Sunday, 24 November 2013

My mood swings west

I am a strange individual. After scorning two chances last weekend to twitch the Orphean Wabler in far western Wales, this weekend I felt a little differently. I cannot explain it - either I am in the mood or I am not, which is dependent on a number of factors. This weekend for some inexplicable reason I did not mind spending ten hours in the car and driving 600 miles. Last weekend it was close to being the very last thing I wanted to do. There you have it, I have no excuse. If I am able, I do what I want when I want. Pied Wheatear replaced Med GullsMed Gulls took priority over Orphean Warbler. Orphean Warbler triumphs over filing.

This weekend the bird was still there, and so I got up just before 3am, piled the Monkey, Howard and Nick into my car, and off we went. The drive was incredibly easy, and was an exact replica of my trip with Nick to the Isabelline Wheatear, bar the last three miles. Instead of turning right towards Marloes, we instead parked in a field directly in front of the turning. It felt a little odd being back in the same far-flung spot only a couple of months later, but that's the stupidity of twitching. In the car parking field we pulled up next to Dick, Dean and.............wait a minute, where the hell is Vince?!! Oh Vince............

The twitch was incredibly well organised, a credit to the local birding community. No nonsense, no bullshit, no agro, just sensibleness in spades. On arrival at the house, we had to wait in the road while the earlier arriving 40 people had their fill. They had seen the bird at first light, but the views had been tricky in the gloom, and so wanted better and more. Fair dos, the bird wasn't going to go anywhere, so no harm in waiting. In better light the bird returned to the garden, and so gradually 30 or so people returned so that those of us queuing could go and look. You will note that 30 is a different number to 40, and I suspect you will not be surprised when I tell you that not one of the 30 people coming back down the road was carrying a camera.... Yep, you guessed it! When I got into the garden, there they were, the big lens brigade camped out in the prime positions, not moving for anyone. There are times when I am ashamed to be a bird photographer, and this was one of them. The conditions were completely against any kind of decent image, but that didn't matter, the rotation system to allow all to see the bird simply didn't apply to these guys. What a bunch of selfish pricks! You know who you are! When I'd seen the bird well and taken a couple of record shots, I left to let others in. So irritating, but there you go, you expect it at twitches. None of these camo-clad twats will have anything remotely decent, so in addition to preventing queuing birders seeing this mega they were wasting their own time. I left the garden and returned to the back of the line so I could get back in - with, it has to be said, a couple of good guys who also felt as I did and didn't take the piss. And when I did get back in, there they all were still. Well done lads, a real credit to those of us who carry cameras, nice one.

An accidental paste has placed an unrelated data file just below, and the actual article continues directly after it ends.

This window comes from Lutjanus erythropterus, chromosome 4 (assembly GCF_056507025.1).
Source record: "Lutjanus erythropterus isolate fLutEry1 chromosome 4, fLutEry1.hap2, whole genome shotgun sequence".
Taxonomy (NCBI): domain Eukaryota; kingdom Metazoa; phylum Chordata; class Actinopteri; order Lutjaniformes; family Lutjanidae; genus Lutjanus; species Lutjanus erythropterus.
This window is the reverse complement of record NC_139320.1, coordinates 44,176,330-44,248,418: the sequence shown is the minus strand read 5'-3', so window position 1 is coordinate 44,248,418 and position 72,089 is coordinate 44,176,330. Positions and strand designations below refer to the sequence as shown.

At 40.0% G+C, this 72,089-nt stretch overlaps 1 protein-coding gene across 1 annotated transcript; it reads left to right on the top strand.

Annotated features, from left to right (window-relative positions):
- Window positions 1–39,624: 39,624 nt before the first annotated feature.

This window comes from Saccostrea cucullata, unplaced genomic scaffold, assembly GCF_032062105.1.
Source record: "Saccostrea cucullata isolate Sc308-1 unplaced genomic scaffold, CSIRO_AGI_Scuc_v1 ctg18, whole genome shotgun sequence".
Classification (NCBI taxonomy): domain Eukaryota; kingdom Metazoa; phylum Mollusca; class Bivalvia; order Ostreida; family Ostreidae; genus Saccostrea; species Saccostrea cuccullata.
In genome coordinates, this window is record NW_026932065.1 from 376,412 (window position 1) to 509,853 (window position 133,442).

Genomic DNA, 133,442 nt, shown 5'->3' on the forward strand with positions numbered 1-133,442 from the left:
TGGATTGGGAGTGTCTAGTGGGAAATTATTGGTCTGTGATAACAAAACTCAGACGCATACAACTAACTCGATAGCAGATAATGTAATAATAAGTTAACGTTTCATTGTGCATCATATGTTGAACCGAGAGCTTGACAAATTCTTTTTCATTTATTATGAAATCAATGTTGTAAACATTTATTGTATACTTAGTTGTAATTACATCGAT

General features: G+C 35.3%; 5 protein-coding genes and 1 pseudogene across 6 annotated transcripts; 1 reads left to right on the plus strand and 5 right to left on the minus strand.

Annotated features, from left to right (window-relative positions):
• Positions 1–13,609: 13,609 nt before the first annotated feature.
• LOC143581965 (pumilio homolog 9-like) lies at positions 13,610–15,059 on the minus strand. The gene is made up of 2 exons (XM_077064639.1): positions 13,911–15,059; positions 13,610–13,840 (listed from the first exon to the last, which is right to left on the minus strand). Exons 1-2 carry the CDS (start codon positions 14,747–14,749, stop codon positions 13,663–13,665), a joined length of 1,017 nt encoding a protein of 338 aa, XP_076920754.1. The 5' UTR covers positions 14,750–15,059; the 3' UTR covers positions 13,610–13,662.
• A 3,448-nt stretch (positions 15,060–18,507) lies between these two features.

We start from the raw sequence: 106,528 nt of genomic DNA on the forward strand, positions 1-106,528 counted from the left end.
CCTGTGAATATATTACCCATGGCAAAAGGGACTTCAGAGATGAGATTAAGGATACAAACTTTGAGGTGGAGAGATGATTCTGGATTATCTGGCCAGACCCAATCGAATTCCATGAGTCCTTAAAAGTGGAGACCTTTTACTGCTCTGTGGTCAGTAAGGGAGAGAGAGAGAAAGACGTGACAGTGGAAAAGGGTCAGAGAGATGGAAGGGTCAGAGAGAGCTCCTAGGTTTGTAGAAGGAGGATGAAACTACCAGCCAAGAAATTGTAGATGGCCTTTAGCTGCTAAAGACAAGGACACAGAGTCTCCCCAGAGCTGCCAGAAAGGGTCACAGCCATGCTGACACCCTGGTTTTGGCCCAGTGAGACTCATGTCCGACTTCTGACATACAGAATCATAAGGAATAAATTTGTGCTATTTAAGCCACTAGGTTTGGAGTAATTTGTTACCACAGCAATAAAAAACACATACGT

Such a handsome crew....
It made me mildly angry, but it didn't spoil the atmosphere, which was serene. The local birders and residents organising the twitch were not in it for the agro, so there were no words. I could have told these guys to shift, but really, what was the point, why ruin a nice calm event just to make a point? Like I said, they know who they are, and when they sort through their likely poor images I hope they realise what gimps they are. See you at the next one guys! Bottom line is that real bird photography and twitching just don't mix. I took a few, and they're completely hopeless. Bad position versus the light and too far away, both of which I was unable to correct, and the bird in the middle of a tree. Still, a record shot is always good to have.

Once I'd had my second fill of the bird, we decided that some Chough might be on the menu, and so headed off to St Martin's Haven, site of Izzy Wheatear happiness. Four Chough, a few Ravens, and a Buzzard were hanging around, but what made me happiest was a Dunnock. Orphean Warbler eat your heart out, this is what it's all about! Nobody but me, no camotwats, a cooperative bird, decent light and a clean background. Boom! Carting the lens all the way to Wales was the correct decision after all!

The weather was a glorious as it had been when Nick and I came here at the start of October, but we were 300 miles from home and needed to start back. There was also the possibility of Two-barred Crossbill, but we were somewhat ill-prepared in the gen department, and after a bit of monkeying around (if you get my meaning) we gave up and headed for home via Oxford. The Forest of Dean is a confusing place to be fair, but we could have done so much better, especially for Nick who needed the tick. Sorry dude, a comedy of errors, but it did net me a Hawfinch year tick. We did eventually find the correct starting point, but only at gone 3pm, and with the Monkey needing to be home to attend to a recovering Mrs Monkey, we had to head. I nearly fell asleep a couple of times on the way back, but slapping myself round the face on the M25 seemed to work and I got through it. 600 miles - a long way to go, but it's over now and I am back home. The undoubted highlight of the day was whilst driving through Marloes, and me beating Monkey by approximately a millisecond to saying "You could live there" upon driving past this sign-post, followed by both of us cracking up. So so juvenile, but this is an integral part of any twitch, and what makes these occasional long journeys quite a lot of fun despite the many hours in the car.

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